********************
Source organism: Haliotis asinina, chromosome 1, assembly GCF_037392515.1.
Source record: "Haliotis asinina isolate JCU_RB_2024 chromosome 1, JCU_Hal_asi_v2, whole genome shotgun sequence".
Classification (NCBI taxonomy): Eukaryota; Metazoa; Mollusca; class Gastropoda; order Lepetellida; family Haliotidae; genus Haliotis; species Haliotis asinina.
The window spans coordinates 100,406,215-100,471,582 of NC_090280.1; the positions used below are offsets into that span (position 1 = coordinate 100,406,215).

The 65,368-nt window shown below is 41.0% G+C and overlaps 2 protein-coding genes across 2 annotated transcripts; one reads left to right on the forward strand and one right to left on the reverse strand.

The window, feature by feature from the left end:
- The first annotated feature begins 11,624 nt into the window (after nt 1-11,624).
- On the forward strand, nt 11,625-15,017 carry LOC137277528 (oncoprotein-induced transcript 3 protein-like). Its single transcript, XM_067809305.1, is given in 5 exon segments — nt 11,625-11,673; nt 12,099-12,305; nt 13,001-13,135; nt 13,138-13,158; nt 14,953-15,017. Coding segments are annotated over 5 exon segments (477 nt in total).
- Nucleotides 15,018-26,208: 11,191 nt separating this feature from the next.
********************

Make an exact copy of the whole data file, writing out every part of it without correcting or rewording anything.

Source organism: Haliotis asinina, chromosome 1, assembly GCF_037392515.1.
Source record: "Haliotis asinina isolate JCU_RB_2024 chromosome 1, JCU_Hal_asi_v2, whole genome shotgun sequence".
Classification (NCBI taxonomy): Eukaryota; Metazoa; Mollusca; class Gastropoda; order Lepetellida; family Haliotidae; genus Haliotis; species Haliotis asinina.
The window spans coordinates 100,406,215-100,471,582 of NC_090280.1; the positions used below are offsets into that span (position 1 = coordinate 100,406,215).

The 65,368-nt window shown below is 41.0% G+C and overlaps 2 protein-coding genes across 2 annotated transcripts; one reads left to right on the forward strand and one right to left on the reverse strand.

The window, feature by feature from the left end:
- The first annotated feature begins 11,624 nt into the window (after nt 1-11,624).
- On the forward strand, nt 11,625-15,017 carry LOC137277528 (oncoprotein-induced transcript 3 protein-like). Its single transcript, XM_067809305.1, is given in 5 exon segments — nt 11,625-11,673; nt 12,099-12,305; nt 13,001-13,135; nt 13,138-13,158; nt 14,953-15,017. Coding segments are annotated over 5 exon segments (477 nt in total).
- Nucleotides 15,018-26,208: 11,191 nt separating this feature from the next.